Proof. This is evident already from [Her26, Satz 2], which can be applied repeatedly to construct

a minimal free resolution ofOD. 2

Let HilbX=S

PHilbPX denote the Hilbert scheme ofX, whereP ranges over polynomials inQ[t].

Lemma 8.23. There is an algorithm that takes as input a finitely generated field k, a closed subschemeX⊆Pnk, and a polynomialP∈Q[t], and computes the universal familyY→HilbPX.

Proof. This is a consequence of work of Gotzmann. LetS=L

d>0Sd:=k[x0, . . . , xn], so ProjS= Pnk. Given d, r ∈Z>0, let Grr(Sd) be the Grassmannian parametrizing r-dimensional subspaces of the k-vector spaceSd. Then [Got78,§3] (see also [IK99, Theorem C.29 and Corollary C.30]) specifies d0 ∈ Z>0 such that for d > d0, one can compute r ∈ Z>0 and a closed subscheme

W ⊆Grr(Sd) such thatW 'HilbPPn; under this isomorphism a subspaceV ⊆Sd corresponds to the subscheme defined by the idealIV generated by the polynomials inV. Moreover, IV and its saturation have the samedth graded part (see [IK99, Corollary C.18]).

Let f1, . . . , fm be generators of a homogeneous ideal defining X. Choose d∈ Z such that d>d0 and d>degfi for all i. Let g1, . . . , gM be all the polynomials obtained by multiplying eachfiby all monomials of degreed−degfi. By the saturation statement above, Proj(S/IV)⊆X if and only if gj ∈V for all j. This lets us construct HilbPX as an explicit closed subscheme of HilbPPn. Now HilbP X is known as an explicit subscheme of the Grassmannian, so we have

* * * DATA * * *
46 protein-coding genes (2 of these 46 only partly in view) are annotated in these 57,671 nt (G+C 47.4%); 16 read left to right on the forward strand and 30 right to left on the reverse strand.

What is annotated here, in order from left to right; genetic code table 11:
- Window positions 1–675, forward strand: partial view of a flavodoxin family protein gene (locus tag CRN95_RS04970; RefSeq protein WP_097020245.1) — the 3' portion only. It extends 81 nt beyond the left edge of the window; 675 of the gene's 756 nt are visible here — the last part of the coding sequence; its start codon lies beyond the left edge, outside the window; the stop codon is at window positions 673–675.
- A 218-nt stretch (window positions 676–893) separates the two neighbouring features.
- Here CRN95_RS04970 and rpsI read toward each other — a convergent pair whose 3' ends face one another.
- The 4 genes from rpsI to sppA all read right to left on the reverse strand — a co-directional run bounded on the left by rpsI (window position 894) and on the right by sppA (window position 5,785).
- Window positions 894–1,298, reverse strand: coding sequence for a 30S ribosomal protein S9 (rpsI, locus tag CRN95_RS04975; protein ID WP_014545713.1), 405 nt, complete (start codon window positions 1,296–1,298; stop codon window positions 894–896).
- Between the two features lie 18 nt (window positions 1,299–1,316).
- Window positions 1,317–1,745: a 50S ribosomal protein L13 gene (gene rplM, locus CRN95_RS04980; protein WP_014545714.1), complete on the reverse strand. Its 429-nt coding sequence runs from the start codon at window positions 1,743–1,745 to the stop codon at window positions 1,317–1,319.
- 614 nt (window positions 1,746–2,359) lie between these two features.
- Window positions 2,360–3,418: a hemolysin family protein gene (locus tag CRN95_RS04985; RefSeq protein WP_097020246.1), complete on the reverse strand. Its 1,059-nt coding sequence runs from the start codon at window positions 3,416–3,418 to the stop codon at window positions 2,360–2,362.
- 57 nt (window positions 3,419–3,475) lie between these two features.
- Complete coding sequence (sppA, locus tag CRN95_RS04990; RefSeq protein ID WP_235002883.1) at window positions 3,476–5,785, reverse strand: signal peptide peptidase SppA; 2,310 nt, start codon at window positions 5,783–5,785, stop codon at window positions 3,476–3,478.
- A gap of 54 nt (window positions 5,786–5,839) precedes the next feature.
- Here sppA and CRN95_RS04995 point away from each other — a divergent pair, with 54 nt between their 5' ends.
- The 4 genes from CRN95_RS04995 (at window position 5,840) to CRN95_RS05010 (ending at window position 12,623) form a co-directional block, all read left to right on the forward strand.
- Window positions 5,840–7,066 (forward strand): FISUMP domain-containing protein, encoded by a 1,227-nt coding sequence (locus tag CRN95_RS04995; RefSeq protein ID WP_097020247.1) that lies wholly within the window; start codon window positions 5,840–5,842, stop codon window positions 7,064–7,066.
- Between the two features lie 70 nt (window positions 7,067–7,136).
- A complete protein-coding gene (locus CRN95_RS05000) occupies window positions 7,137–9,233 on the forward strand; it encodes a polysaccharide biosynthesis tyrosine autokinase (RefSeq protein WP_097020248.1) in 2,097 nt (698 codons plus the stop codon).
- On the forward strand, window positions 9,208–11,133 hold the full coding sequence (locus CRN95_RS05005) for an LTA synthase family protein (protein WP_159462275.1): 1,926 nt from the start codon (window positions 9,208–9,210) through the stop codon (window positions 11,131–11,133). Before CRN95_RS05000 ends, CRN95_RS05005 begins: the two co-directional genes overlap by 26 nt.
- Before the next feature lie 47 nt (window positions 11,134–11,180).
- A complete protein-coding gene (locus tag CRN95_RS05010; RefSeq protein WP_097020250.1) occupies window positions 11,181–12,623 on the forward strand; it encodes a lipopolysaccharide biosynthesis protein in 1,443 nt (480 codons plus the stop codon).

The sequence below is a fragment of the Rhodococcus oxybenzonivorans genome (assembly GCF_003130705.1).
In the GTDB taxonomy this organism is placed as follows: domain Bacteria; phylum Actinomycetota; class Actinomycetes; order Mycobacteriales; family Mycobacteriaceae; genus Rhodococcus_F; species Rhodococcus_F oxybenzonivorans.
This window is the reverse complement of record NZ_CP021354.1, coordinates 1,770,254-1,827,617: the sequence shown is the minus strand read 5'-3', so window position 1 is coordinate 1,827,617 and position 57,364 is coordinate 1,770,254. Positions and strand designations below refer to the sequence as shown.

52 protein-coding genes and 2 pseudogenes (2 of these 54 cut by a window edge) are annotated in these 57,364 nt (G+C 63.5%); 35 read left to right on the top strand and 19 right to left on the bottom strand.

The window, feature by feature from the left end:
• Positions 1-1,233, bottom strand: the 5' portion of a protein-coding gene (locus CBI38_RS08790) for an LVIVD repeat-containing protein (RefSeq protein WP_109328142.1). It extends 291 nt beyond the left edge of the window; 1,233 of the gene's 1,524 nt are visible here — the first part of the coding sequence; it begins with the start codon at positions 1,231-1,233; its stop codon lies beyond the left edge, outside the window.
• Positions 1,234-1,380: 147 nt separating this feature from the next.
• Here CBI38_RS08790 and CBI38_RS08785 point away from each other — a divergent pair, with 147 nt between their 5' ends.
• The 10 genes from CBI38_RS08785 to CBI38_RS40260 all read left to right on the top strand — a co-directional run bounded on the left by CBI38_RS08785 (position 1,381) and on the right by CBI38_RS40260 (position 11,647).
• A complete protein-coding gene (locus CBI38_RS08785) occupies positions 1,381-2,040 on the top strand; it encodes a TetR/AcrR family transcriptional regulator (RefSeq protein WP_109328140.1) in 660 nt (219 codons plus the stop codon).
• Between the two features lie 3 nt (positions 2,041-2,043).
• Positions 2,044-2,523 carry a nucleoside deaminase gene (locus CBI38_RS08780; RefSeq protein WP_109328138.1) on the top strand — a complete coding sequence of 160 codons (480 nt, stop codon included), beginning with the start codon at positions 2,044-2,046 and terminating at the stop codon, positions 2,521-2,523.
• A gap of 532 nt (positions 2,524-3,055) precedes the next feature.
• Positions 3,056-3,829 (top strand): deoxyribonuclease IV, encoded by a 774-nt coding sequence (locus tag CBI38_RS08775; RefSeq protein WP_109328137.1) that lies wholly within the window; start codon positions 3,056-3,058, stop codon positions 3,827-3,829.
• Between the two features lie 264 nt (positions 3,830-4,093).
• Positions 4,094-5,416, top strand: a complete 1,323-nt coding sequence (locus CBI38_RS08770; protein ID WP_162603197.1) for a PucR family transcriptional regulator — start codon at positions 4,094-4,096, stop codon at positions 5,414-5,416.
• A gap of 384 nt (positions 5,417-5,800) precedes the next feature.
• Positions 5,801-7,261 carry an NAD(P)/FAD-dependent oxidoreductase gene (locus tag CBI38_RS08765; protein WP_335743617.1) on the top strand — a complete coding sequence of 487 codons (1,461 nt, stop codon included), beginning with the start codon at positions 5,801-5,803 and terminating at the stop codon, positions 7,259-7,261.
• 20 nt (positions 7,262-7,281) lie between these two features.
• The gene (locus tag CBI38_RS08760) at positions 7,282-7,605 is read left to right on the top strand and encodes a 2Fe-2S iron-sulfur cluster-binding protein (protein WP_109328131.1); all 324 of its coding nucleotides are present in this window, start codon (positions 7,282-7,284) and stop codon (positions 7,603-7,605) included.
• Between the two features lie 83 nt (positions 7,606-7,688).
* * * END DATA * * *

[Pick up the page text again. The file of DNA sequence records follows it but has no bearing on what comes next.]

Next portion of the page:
explicit equations also for the universal family over it. 2

Lemma8.24. LetX be a nicek-variety. There exists an open and closed subschemeEffDivX ⊆

(16)

Proof. See [BLR90, p. 215] for the definition of the functor EffDivX (denoted there by DivX/S forS = Speck) and its representability by an open subscheme of HilbX. To see that it is also closed, we apply the valuative criterion for properness to the inclusionEffDivX →HilbX: if a

k-scheme S is the spectrum of a discrete valuation ring and Z is a closed subscheme of X×S

that is flat overS and the generic fiber Zη of Z →S is a divisor, then Z equals the closure of

Zη in X×S, which is an effective Weil divisor onX×S and hence a relative effective Cartier

divisor sinceX×S is regular. 2

The existence of the schemeEffDivX in Lemma 8.24immediately implies the following.

Corollary8.25. LetX be a nicek-variety. LetY be a closed subscheme ofX. LetLbe a field extension ofk. ThenY is a divisor onX if and only if YL is a divisor onXL.

Remark 8.26. Corollary 8.25 holds more generally for any finite-type k-scheme X, as follows from fpqc descent applied to the ideal sheaf ofYL⊆XL.